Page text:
Brown adipose tissue (BAT) and beige adipose tissue combust fuels for heat production in adult humans, and so constitute an appealing target for the treatment of metabolic disorders such as obesity, diabetes and hyperlipidemia1,2. Cold exposure can enhance energy expenditure by activating BAT, and it has been shown to improve nutrient metabolism3,4,5. These therapies, however, are time consuming and uncomfortable, demonstrating the need for pharmacological interventions. Recently, lipids have been identified that are released from tissues and act locally or systemically to promote insulin sensitivity and glucose tolerance; as a class, these lipids are referred to as 'lipokines'6,7,8. Because BAT is a specialized metabolic tissue that takes up and burns lipids and is linked to systemic metabolic homeostasis, we hypothesized that there might be thermogenic lipokines that activate BAT in response to cold. Here we show that the lipid 12,13-dihydroxy-9Z-octadecenoic acid (12,13-diHOME) is a stimulator of BAT activity, and that its levels are negatively correlated with body-mass index and insulin resistance. Using a global lipidomic analysis, we found that 12,13-diHOME was increased in the circulation of humans and mice exposed to cold. Furthermore, we found that the enzymes that produce 12,13-diHOME were uniquely induced in BAT by cold stimulation. The injection of 12,13-diHOME acutely activated BAT fuel uptake and enhanced cold tolerance, which resulted in decreased levels of serum triglycerides. Mechanistically, 12,13-diHOME increased fatty acid (FA) uptake into brown adipocytes by promoting the translocation of the FA transporters FATP1 and CD36 to the cell membrane. These data suggest that 12,13-diHOME, or a functional analog, could be developed as a treatment for metabolic disorders.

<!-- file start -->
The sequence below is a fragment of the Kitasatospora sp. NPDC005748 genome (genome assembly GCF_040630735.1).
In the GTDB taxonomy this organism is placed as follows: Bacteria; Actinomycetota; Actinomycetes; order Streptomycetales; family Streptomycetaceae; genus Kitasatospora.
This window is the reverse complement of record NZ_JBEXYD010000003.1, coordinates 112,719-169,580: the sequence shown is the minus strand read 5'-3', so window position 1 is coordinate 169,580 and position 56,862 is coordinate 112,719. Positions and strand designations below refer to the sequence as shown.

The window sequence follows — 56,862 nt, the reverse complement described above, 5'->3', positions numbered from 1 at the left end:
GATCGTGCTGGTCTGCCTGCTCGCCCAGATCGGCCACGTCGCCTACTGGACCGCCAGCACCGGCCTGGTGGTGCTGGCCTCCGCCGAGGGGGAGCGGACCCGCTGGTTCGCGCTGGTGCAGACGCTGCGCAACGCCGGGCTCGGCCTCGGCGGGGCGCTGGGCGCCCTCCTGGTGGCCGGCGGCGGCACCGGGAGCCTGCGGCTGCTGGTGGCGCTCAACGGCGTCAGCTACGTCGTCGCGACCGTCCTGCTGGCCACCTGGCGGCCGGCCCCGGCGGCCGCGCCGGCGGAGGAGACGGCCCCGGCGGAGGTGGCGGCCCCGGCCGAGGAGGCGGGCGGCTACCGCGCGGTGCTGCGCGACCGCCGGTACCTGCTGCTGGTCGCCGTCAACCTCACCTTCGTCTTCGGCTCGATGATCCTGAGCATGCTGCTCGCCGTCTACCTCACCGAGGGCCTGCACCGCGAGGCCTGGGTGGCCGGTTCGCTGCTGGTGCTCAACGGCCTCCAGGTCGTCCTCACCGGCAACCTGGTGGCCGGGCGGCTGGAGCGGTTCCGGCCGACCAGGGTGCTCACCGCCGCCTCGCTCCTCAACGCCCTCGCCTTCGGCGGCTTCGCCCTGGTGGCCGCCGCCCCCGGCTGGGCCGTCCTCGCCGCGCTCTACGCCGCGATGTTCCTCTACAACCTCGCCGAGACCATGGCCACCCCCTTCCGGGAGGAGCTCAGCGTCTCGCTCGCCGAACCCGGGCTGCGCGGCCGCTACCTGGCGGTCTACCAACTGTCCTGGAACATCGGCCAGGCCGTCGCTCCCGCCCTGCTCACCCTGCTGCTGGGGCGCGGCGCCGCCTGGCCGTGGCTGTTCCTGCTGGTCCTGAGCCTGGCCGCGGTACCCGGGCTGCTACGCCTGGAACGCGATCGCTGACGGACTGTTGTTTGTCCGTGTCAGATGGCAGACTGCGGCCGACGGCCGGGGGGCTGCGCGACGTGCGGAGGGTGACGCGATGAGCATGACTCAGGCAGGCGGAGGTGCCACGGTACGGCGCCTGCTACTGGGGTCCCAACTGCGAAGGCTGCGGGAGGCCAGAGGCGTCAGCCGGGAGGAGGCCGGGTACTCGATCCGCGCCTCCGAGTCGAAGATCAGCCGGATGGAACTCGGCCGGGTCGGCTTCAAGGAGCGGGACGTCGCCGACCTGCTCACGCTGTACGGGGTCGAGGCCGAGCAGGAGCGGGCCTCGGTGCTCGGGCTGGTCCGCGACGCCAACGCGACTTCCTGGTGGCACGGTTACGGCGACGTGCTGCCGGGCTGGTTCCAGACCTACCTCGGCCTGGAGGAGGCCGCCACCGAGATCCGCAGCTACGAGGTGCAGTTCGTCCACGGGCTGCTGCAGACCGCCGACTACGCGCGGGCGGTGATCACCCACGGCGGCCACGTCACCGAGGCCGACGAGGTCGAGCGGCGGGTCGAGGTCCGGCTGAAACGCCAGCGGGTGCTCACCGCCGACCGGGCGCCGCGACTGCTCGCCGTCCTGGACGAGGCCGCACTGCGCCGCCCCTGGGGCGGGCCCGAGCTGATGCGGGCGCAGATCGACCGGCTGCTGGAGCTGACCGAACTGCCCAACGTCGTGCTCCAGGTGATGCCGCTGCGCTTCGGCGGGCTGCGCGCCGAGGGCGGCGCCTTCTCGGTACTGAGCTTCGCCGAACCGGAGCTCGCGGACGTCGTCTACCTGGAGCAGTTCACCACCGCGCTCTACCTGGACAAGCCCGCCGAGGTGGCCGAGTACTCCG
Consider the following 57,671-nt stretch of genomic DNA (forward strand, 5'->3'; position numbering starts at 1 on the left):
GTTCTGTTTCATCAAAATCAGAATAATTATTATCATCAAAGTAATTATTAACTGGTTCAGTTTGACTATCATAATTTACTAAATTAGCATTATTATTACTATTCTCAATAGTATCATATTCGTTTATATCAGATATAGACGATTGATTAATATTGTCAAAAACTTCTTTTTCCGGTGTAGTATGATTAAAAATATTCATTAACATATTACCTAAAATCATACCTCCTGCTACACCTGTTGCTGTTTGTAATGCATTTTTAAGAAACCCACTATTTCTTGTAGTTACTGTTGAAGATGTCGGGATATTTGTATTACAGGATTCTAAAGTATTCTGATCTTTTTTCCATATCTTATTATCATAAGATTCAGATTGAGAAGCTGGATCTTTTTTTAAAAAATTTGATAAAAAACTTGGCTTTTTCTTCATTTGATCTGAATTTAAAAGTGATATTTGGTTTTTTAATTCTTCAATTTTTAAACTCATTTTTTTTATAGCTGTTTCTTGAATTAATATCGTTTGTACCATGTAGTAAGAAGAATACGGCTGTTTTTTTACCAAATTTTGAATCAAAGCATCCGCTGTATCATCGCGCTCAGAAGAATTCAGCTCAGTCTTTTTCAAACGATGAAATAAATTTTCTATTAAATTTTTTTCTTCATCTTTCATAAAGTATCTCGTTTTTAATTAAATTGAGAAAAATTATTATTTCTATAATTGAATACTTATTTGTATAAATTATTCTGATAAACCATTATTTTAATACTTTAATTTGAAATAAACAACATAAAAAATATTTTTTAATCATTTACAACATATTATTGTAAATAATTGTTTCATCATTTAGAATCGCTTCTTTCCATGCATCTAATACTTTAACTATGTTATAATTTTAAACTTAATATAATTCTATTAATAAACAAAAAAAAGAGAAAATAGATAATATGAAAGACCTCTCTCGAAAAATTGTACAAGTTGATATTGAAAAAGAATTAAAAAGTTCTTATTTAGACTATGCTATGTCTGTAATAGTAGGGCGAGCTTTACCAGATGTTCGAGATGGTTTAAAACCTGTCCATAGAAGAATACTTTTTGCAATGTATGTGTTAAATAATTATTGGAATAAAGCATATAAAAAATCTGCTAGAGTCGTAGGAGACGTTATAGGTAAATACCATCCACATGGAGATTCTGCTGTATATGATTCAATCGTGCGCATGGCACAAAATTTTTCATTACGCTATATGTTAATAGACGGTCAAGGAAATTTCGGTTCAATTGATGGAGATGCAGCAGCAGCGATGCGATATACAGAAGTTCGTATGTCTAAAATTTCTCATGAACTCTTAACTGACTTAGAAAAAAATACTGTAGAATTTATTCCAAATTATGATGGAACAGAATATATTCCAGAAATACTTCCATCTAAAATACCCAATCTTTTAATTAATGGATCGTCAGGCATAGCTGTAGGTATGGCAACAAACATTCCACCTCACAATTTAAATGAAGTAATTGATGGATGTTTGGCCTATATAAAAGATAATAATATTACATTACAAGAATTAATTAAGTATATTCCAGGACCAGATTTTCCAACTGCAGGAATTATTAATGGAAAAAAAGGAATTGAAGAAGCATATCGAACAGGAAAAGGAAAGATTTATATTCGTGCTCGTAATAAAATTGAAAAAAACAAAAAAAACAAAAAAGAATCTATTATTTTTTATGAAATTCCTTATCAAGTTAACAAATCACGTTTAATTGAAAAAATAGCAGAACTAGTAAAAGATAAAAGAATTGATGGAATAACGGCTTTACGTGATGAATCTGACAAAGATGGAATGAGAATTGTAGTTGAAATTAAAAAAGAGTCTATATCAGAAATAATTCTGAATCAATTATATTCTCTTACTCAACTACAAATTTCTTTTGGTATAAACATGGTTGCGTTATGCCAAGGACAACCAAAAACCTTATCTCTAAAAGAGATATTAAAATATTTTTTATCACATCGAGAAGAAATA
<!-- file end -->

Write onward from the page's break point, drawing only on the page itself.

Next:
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This work was supported in part by US National Institutes of Health (NIH) grants R01DK077097 and R01DK102898 (to Y.-H.T.), R01DK099511 (to L.J.G.), K01DK105109 (to K.I.S.), institutional research training grant T32DK007260 and individual research fellowship F32DK102320 (to M.D.L.); P30DK036836 (to Joslin Diabetes Center's Diabetes Research Center); a research grant from the American Diabetes Foundation (ADA 7-12-BS-191 to Y.-H.T.); a Deutsche Forschungsgemeinschaft Research Fellowship (BA 4925/1-1 to A.B.); and a grant from the Danish Council for Independent Research (to M.L.). This research was supported in part by the Intramural Research Program of the NIH, the National Institute of Diabetes and Digestive and Kidney Diseases (NIDDK). We thank K. Longval and A. Clermont of the Joslin Diabetes Center Animal Physiology core, H. Rockwell, K. Schlosser and J. McDaniel at BERG for expert technical assistance. We thank K. Inouye and P. Lizotte for critical discussion.
Representative imaging of FFA-SS-Luc uptake in UCP1cre+/−Rosa(stop)Luc+/− injected intravenously with luciferin-conjugated fatty acid and 12,13-diHOME or vehicle. Data from individual images using sequential, one-minute exposures over approximately 50 minutes was stacked into a movie. The animal on the left is the vehicle treated and the mouse on the right is treated with 12,13-diHOME.
Representative imaging of FFA-SS-Luc uptake in CAG-Luc+/+ brown adipocyte cells treated with 12,13-diHOME or vehicle and then incubate with luciferin-conjugated fatty acid. Data from individual images using sequential, 30 second exposures over approximately 50 minutes was stacked into a movie. The well on the left is vehicle treated and the well on the right is treated with 12,13-diHOME.
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Archives of Toxicology (2017)